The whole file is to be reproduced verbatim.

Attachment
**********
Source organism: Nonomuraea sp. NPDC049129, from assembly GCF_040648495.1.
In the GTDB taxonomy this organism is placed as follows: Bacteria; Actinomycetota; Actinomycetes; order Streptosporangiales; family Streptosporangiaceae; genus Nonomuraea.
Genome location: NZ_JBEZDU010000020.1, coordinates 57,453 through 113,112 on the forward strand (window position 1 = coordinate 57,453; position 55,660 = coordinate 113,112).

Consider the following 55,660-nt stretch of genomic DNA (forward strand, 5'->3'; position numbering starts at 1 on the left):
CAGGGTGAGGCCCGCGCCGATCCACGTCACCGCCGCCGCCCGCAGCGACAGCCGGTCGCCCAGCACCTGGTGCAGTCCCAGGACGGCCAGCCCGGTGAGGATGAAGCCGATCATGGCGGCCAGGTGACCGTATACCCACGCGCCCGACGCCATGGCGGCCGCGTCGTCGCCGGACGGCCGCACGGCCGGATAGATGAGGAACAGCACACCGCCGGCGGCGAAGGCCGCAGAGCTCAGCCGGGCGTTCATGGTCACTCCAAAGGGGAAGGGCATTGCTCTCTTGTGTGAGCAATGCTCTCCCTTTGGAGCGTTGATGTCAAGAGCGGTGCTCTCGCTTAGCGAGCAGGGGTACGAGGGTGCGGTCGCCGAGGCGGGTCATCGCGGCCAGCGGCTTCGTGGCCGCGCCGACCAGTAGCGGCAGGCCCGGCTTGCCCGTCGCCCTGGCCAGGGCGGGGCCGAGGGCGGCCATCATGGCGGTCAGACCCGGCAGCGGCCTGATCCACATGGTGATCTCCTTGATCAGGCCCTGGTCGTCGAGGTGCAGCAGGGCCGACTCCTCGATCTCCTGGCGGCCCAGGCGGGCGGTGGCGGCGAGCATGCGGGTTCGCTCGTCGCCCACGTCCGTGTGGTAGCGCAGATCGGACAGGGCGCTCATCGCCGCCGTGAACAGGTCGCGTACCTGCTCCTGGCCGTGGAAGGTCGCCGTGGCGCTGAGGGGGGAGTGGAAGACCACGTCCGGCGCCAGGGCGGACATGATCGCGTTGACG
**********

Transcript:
Source organism: Nonomuraea sp. NPDC049129, from assembly GCF_040648495.1.
In the GTDB taxonomy this organism is placed as follows: Bacteria; Actinomycetota; Actinomycetes; order Streptosporangiales; family Streptosporangiaceae; genus Nonomuraea.
Genome location: NZ_JBEZDU010000020.1, coordinates 57,453 through 113,112 on the forward strand (window position 1 = coordinate 57,453; position 55,660 = coordinate 113,112).

Consider the following 55,660-nt stretch of genomic DNA (forward strand, 5'->3'; position numbering starts at 1 on the left):
CAGGGTGAGGCCCGCGCCGATCCACGTCACCGCCGCCGCCCGCAGCGACAGCCGGTCGCCCAGCACCTGGTGCAGTCCCAGGACGGCCAGCCCGGTGAGGATGAAGCCGATCATGGCGGCCAGGTGACCGTATACCCACGCGCCCGACGCCATGGCGGCCGCGTCGTCGCCGGACGGCCGCACGGCCGGATAGATGAGGAACAGCACACCGCCGGCGGCGAAGGCCGCAGAGCTCAGCCGGGCGTTCATGGTCACTCCAAAGGGGAAGGGCATTGCTCTCTTGTGTGAGCAATGCTCTCCCTTTGGAGCGTTGATGTCAAGAGCGGTGCTCTCGCTTAGCGAGCAGGGGTACGAGGGTGCGGTCGCCGAGGCGGGTCATCGCGGCCAGCGGCTTCGTGGCCGCGCCGACCAGTAGCGGCAGGCCCGGCTTGCCCGTCGCCCTGGCCAGGGCGGGGCCGAGGGCGGCCATCATGGCGGTCAGACCCGGCAGCGGCCTGATCCACATGGTGATCTCCTTGATCAGGCCCTGGTCGTCGAGGTGCAGCAGGGCCGACTCCTCGATCTCCTGGCGGCCCAGGCGGGCGGTGGCGGCGAGCATGCGGGTTCGCTCGTCGCCCACGTCCGTGTGGTAGCGCAGATCGGACAGGGCGCTCATCGCCGCCGTGAACAGGTCGCGTACCTGCTCCTGGCCGTGGAAGGTCGCCGTGGCGCTGAGGGGGGAGTGGAAGACCACGTCCGGCGCCAGGGCGGACATGATCGCGTTGACG